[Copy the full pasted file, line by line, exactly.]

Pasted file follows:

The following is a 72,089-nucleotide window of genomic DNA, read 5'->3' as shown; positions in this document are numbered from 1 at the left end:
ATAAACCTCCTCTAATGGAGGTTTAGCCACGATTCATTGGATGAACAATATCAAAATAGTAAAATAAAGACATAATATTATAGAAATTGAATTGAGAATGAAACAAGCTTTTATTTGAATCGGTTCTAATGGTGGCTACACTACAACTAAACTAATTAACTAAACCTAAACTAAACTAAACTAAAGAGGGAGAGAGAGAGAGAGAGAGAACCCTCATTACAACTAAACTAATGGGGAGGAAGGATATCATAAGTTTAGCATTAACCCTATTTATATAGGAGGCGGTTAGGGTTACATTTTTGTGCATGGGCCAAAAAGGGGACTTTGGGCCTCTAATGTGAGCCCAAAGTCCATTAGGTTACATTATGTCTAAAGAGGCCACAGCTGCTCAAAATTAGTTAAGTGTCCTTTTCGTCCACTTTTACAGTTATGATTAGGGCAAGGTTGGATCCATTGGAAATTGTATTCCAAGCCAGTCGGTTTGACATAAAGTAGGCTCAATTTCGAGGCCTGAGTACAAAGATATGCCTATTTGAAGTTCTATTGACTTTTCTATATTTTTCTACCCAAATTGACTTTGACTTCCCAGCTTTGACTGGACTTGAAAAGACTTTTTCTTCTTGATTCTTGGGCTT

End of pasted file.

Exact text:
The following is a 72,089-nucleotide window of genomic DNA, read 5'->3' as shown; positions in this document are numbered from 1 at the left end:
ATAAACCTCCTCTAATGGAGGTTTAGCCACGATTCATTGGATGAACAATATCAAAATAGTAAAATAAAGACATAATATTATAGAAATTGAATTGAGAATGAAACAAGCTTTTATTTGAATCGGTTCTAATGGTGGCTACACTACAACTAAACTAATTAACTAAACCTAAACTAAACTAAACTAAAGAGGGAGAGAGAGAGAGAGAGAGAACCCTCATTACAACTAAACTAATGGGGAGGAAGGATATCATAAGTTTAGCATTAACCCTATTTATATAGGAGGCGGTTAGGGTTACATTTTTGTGCATGGGCCAAAAAGGGGACTTTGGGCCTCTAATGTGAGCCCAAAGTCCATTAGGTTACATTATGTCTAAAGAGGCCACAGCTGCTCAAAATTAGTTAAGTGTCCTTTTCGTCCACTTTTACAGTTATGATTAGGGCAAGGTTGGATCCATTGGAAATTGTATTCCAAGCCAGTCGGTTTGACATAAAGTAGGCTCAATTTCGAGGCCTGAGTACAAAGATATGCCTATTTGAAGTTCTATTGACTTTTCTATATTTTTCTACCCAAATTGACTTTGACTTCCCAGCTTTGACTGGACTTGAAAAGACTTTTTCTTCTTGATTCTTGGGCTT